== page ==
That Loving Feeling: 9 Ways Touch Helps Us Thrive

Our retirement years may bring changes to our familiar inner circle, but our need for loving touch abides. While an intimate, long-term relationship fulfills that need for many, that isn’t the only way to reap the benefits of contact. Actions as simple as getting a massage, hugging a friend, or even stroking a pet can bestow a wealth of physical and psychological benefits. During February, the Month of Love, let’s consider 9 of them.

  1. Whether it’s a hug, a pat, or a cuddle, touch increases the amount of oxytocin – sometimes called the “feel good” hormone – coursing through our veins. And that, in turn, makes us more optimistic, more compassionate, and more likely to trust those around us.
  2. When it comes to the mechanisms that help us fall in love and stay in love, touching is tops. No surprise, then, that affectionate touch helps strengthen bonds with friends and loved ones, and increases cooperation.
  3. Physical touch also boosts levels of the neurotransmitters dopamine and serotonin, which help regulate our mood and counteract anxiety and stress.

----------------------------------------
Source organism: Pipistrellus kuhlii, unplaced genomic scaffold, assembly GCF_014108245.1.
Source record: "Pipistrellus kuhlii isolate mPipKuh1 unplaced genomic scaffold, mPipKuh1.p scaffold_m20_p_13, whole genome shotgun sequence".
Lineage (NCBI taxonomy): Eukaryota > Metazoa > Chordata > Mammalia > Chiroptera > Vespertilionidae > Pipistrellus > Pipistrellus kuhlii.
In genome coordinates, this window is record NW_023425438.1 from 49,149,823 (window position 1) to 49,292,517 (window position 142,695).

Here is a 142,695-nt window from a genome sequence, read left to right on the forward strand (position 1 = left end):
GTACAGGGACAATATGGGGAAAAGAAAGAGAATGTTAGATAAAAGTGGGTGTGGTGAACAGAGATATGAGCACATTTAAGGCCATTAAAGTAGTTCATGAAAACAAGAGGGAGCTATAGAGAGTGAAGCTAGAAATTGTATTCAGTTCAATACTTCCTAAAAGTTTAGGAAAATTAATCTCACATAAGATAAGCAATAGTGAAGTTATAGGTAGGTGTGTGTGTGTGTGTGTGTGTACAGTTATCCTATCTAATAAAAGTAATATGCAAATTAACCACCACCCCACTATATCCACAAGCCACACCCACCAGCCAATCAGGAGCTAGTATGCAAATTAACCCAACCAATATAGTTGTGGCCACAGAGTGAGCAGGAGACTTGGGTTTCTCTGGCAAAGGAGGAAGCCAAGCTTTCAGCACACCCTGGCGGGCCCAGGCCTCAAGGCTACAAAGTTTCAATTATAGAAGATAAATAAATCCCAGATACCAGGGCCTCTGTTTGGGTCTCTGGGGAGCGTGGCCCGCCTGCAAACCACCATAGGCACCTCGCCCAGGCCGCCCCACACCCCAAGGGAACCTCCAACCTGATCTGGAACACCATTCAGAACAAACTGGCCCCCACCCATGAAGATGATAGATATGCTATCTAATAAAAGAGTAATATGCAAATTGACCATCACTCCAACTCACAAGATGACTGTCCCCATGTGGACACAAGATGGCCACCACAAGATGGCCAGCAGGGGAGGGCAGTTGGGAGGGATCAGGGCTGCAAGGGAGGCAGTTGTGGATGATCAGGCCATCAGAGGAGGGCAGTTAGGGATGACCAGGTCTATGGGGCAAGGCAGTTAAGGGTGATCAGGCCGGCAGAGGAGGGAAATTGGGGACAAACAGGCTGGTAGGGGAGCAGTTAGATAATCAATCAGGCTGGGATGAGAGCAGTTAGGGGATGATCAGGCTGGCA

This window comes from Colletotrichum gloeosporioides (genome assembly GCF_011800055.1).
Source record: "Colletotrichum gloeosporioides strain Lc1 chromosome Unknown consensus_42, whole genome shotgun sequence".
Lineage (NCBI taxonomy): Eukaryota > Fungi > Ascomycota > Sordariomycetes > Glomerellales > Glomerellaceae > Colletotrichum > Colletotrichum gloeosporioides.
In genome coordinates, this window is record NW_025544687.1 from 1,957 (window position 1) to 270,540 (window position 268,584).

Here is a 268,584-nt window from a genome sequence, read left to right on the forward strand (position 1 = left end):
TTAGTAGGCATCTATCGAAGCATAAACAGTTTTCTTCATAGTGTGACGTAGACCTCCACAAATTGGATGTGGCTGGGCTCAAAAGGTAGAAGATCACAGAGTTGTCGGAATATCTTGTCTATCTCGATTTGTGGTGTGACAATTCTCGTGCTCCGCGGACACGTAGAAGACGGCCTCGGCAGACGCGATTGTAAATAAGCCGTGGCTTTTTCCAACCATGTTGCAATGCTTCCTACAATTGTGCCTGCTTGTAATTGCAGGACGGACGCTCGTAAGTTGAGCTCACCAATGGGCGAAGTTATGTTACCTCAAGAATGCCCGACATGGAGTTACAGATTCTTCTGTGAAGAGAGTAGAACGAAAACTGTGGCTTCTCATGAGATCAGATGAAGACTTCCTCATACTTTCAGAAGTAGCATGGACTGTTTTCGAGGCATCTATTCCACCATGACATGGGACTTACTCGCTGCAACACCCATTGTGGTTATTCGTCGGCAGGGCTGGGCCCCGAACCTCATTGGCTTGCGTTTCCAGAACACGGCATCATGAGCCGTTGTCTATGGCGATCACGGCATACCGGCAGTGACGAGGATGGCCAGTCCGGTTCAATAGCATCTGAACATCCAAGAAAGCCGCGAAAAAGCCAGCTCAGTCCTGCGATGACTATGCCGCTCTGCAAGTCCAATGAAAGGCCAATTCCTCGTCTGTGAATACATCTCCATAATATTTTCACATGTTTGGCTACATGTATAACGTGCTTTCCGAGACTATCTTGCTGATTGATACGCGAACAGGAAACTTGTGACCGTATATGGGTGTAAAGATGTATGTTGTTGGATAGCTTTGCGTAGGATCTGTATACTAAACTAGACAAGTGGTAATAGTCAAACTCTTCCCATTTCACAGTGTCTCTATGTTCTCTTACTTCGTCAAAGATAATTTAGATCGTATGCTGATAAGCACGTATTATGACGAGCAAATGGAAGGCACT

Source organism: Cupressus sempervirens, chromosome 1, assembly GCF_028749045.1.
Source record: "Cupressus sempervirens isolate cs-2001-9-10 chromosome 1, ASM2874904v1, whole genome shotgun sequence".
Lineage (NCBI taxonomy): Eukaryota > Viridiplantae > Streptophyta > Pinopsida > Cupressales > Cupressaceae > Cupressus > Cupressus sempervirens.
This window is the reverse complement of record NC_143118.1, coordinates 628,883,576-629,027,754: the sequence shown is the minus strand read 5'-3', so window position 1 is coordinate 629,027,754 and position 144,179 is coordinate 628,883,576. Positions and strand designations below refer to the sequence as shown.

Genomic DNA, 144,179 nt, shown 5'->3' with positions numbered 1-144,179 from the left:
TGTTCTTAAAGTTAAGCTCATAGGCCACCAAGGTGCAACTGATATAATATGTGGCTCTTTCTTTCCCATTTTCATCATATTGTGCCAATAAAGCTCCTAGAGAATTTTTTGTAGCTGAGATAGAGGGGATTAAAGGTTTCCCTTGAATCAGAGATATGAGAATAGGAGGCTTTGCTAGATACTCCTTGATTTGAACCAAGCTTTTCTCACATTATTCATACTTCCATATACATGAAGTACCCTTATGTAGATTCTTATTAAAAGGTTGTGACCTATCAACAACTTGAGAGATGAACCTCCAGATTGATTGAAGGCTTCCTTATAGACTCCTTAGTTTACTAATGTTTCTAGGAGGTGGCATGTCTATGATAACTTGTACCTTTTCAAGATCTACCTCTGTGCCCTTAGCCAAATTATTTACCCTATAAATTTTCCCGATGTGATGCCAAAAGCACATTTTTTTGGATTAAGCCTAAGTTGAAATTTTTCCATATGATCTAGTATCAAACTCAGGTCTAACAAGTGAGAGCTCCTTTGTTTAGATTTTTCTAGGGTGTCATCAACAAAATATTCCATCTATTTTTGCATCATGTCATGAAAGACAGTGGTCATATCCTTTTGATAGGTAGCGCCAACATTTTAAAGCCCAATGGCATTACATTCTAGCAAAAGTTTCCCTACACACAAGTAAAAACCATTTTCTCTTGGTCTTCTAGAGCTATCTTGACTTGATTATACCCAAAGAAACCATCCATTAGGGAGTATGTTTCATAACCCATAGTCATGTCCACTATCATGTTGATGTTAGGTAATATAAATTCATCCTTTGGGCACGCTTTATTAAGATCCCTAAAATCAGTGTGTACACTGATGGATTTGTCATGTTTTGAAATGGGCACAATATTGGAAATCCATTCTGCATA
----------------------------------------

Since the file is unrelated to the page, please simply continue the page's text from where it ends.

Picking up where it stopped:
4. Lest you think the relationship between love and our hearts is purely metaphorical, consider this: Holding hands has been shown to reduce blood pressure and slow the heart rate, perhaps reducing the risk of cardiovascular disease.
  5. Affectionate touch is also a wonderful antidote to physical pain. While studies have long shown the benefits of massage for pain reduction, it now appears that even holding hands with a loved one can diminish painful sensations.
  6. Hugging helps cure the common cold! It’s true: As demonstrated by a 2014 study, greater perceived social support and more frequent hugging predicted less severe illness among healthy individuals exposed to respiratory viruses.
  7. Feeling blue? Get a massage. Studies have shown that massage provides a powerful counterpoint to depression. Even self-massage has it benefits, slowing the heart rate and lowering the level of the stress hormone cortisol.
  8. In the absence of touch, can talk suffice? Apparently not. In a series of studies from the Touch Research Institute, at the University of Miami’s Miller School of Medicine, one group of seniors enjoyed conversation-filled social visits; another group enjoyed conversation plus massage. Results confirmed that the second group displayed more emotional and cognitive benefits than the first.
  9. Maybe being a cat lady isn’t so crazy: Evidence suggests that – much like human touch — human-animal interactions increase the release oxytocin, thereby increasing feelings of trust, enhancing empathy, reducing aggression, improving pain management, and improving learning. Petting a cat (or a dog) also appears to lead to improved cardiovascular health.

Loving touch remains a basic need throughout our lives. On Valentine’s Day, an affectionate hug just might be the best gift you can give or receive.

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